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Congress dilemma over Vidarbha demand
Tara Shankar Sahay in New Delhi | December 13, 2003 18:44 IST
Congress president Sonia Gandhi's political problems appear to be increasing after senior party leaders and former central ministers Vasant Sathe and N K P Salve were rushed to hospital on Saturday following their hunger strike to press their demand for a separate Vidarbha state from Maharashtra.
Congress sources from Nagpur told rediff.com over telephone that both Sathe and Salve, both elderly persons, had to be rushed to hospital as they felt 'extremely weak' after going on a hunger strike.
The two had earlier resigned from the party, but withdrawn the same after the party high command assured them that their demand would get a sympathetic consideration.
However, the Congress sources from Nagpur pointed out that within the Congress, the Vidarbha issue had become an 'East Maharashtra versus West Maharashtra' battle with leaders from western Maharashtra against the creation of a new state while those from the east, which is the Vidarbha region, backing the suggestion.
"(With) the Shiv Sena strongly against the move, the demand has created a piquant situation for the party leadership," said a senior Congress leader, "Madam Sonia Gandhi has got the feedback that the Sena could sweep to power (in the parliamentary elections due next year) if the Congress creates Vidarbha."
He asserted that this was why Sonia was unwilling to come to a decision, which forced
Sathe and Salve to resort to a hunger strike to press demand for Vidarbha state.
The Congress leader pointed out that while the party leadership's quandary over the issue was understandable, any further deterioration in the health of Sathe and Salve might lead to a surge of sympathy from those backing the call for Vidarbha.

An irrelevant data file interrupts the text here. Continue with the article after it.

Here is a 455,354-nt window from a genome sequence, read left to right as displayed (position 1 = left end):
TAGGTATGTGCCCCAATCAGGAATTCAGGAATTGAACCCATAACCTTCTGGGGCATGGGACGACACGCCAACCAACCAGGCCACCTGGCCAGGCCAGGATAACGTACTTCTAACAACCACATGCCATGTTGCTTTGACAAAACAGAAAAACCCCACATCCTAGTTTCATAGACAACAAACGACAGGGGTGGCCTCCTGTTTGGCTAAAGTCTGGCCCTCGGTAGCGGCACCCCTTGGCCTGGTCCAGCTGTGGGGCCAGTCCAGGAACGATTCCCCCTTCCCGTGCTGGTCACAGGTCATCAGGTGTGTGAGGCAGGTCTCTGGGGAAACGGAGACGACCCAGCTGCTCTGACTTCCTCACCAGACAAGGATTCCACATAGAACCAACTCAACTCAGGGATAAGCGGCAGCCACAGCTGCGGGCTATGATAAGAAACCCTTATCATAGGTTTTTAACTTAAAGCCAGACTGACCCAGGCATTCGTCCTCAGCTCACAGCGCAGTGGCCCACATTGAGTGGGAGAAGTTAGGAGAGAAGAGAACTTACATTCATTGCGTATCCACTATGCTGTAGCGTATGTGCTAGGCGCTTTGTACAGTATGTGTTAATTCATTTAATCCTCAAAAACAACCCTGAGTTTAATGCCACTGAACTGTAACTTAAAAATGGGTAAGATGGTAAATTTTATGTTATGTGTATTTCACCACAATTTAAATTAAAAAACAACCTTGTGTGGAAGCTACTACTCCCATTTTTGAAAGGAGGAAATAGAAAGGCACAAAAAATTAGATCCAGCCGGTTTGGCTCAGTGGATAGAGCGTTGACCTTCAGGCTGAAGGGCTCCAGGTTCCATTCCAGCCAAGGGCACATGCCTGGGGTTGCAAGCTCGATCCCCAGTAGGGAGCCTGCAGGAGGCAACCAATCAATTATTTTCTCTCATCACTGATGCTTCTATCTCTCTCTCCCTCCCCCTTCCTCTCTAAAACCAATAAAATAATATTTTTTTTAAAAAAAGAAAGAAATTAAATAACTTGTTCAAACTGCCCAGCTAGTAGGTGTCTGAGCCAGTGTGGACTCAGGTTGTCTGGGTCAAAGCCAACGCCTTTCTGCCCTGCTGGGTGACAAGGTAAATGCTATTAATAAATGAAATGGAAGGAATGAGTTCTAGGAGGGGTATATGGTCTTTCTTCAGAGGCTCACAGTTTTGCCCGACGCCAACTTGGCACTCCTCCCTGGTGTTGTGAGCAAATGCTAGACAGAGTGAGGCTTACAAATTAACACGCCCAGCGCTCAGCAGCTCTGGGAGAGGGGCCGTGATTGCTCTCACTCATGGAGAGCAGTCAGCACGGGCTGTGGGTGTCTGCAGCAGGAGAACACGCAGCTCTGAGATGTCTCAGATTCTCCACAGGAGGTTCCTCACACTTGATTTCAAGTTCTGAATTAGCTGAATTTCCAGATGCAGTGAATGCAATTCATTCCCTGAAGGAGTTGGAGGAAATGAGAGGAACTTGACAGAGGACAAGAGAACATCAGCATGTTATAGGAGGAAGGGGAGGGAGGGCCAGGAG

Sathe and Salve had threatened that either the Congress-led alliance government in Maharashtra creates Vidarbha state or they would fast to death.
The demand for Vidarbha comes at a time when Sushil Kumar Shinde government of Maharashtra is rocked by the multi-billion Telgi scam over fake stamp papers.
While Shinde has expressed sympathy with the protagonists in the party for a proposed Vidarbha state, the sources said it was tactical move since the chief minister is well aware of the risks he runs in splitting Maharashtra.
The source said that 'Mumbaikars' (the people of Mumbai), who are mostly from the western part of Maharashtra, have warned Shinde against rushing into any decision on Vidarbha. Consequently, Sonia and her political advisors appear at their wit's end on the issue.
The Bharatiya Janata Party is tight-lipped on the call for Vidarbha even though the Shiv Sena, its ally in the National Democratic Alliance at the Centre, is strongly opposed to the move.
"Let us see how it (the agitation over Vidarbha) shapes up," was the brief comment of BJP spokesman Mukhtar Abbas Naqvi.
Incidentally, a Maharashtra government committee headed by reputed economist V M Dandekar calculated the development backlog of Vidarbha amounted to Rs 70 billion compared to western Maharashtra, the most developed part of the state.
The protagonists have argued that Vidarbha generates surplus, meeting 60 per cent of the country's most industrialised state's demand. Besides, the areas comprising Vidarbha have huge mineral deposits and cotton crop, the mainstay of agriculture in Maharashtra.
More reports from Maharashtra
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